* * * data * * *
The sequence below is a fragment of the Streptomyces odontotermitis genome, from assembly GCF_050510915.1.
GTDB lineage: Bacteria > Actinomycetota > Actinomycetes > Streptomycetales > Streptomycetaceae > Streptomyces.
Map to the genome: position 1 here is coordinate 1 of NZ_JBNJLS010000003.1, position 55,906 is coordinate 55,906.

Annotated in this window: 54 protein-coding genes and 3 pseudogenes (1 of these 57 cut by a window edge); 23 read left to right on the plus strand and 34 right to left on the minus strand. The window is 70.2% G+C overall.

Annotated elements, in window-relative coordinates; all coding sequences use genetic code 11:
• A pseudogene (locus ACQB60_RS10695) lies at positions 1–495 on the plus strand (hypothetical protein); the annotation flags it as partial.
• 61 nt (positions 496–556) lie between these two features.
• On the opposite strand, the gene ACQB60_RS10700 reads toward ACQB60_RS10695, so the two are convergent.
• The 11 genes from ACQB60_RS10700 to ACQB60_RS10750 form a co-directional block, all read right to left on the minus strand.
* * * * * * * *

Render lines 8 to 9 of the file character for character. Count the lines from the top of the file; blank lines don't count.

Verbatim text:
• On the opposite strand, the gene ACQB60_RS10700 reads toward ACQB60_RS10695, so the two are convergent.
• The 11 genes from ACQB60_RS10700 to ACQB60_RS10750 form a co-directional block, all read right to left on the minus strand.